Review the types of Tissue, Different Cells that make up tissues

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Test 2 Study guide
Review the types of Tissue, Different Cells that make up tissues.

Review the function of each type of Tissue cells

  • Groups of cells similar in structure and function

  • The four types of tissues

    • Epithelial, classification and examples, functions

    • Connective, classification and examples, functions

    • Muscle, classification and examples, functions

    • Nerve, classification and examples, functions

1)Integumentary system – functions

a. Protection – chemical, physical, and mechanical barrier

  1. Body temperature

    1. Regulated by dilation (cooling) and constriction (warming) of dermal vessels

    2. Sweat glands increase secretions to cool the body

  2. Cutaneous sensation – exoreceptors sense touch and pain

d. Metabolic functions – synthesis of vitamin D in dermal blood vessels

  1. Blood reservoir – skin blood vessels store up to 5% of the body’s blood volume

  2. Excretion – limited amounts of nitrogenous wastes are eliminated from the body in sweat

Skin functions – epidermis and dermis

Epidermis - Stratum corneun

Outermost layer of keratinized cells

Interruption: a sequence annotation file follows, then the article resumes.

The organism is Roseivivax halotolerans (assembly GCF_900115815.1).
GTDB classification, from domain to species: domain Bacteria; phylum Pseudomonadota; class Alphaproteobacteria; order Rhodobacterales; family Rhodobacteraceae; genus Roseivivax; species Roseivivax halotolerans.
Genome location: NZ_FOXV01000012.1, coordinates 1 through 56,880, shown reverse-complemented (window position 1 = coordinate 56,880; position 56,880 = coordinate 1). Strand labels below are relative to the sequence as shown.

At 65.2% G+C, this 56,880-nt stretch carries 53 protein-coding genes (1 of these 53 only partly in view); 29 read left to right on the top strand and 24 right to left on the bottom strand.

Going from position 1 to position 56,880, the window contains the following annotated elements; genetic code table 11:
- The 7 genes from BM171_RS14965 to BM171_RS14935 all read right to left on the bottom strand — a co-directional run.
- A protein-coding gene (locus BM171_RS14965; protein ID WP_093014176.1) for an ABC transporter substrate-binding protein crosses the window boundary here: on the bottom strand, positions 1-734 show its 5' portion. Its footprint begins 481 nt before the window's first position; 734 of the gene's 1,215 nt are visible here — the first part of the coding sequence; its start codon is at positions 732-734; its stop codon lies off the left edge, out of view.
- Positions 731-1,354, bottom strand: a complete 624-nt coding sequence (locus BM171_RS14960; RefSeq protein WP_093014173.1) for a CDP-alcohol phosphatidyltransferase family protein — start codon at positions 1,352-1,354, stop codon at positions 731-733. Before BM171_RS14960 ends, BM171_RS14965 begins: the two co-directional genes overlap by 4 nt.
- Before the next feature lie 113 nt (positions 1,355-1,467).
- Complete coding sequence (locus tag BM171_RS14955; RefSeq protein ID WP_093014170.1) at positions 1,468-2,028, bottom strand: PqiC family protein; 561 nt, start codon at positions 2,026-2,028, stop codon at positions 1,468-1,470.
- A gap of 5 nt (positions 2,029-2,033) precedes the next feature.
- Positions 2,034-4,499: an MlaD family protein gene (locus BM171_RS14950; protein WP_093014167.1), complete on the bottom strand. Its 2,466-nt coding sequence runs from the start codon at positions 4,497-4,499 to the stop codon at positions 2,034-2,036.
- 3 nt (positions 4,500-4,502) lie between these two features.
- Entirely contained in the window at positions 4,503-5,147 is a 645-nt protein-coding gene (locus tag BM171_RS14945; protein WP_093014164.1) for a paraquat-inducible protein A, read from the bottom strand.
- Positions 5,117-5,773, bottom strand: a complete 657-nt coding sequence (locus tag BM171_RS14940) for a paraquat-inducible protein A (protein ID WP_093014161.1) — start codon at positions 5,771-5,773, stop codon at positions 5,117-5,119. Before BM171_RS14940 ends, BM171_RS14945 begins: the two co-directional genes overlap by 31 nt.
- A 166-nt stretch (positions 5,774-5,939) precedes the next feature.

Accounts for three quarters of the epidermal thickness


a. Waterproofing

  1. Protection from abrasion and penetration

  2. Renders the body relatively insensitive to biological, chemical, and physical assau

Dermis - Second major skin region containing strong, flexible connective tissue

  1. Cell types include fibroblasts, macrophages, and occasionally mast cells

and white blood cells
Hair - Helps maintain warmth, alerts the body to presence of insects on the skin, and

guards the scalp against physical trauma, heat loss, and sunlight

  1. Filamentous strands of dead keratinized cells produced by hair follicles

  2. Contains hard keratin, which is tougher and more durable than the soft keratin of the skin

  3. Made up of the shaft projecting from the skin and the root embedded in the skin

  4. Consists of a core called the medulla, a cortex, and an outermost cuticle

  5. A knot of sensory nerve endings (a root hair plexus) wraps around each hair bulb

  6. Bending a hair stimulates these endings, hence our hairs act as sensitive touch receptor.

  7. Alopecia – hair thinning in both sexes

  8. True, or frank, baldness – genetically determined and sex influenced condition (i.e., male pattern baldness)

  1. Skeletal system – Ch 6

Functions - ESSAY

a. Support – form the framework that supports the body and cradles soft organs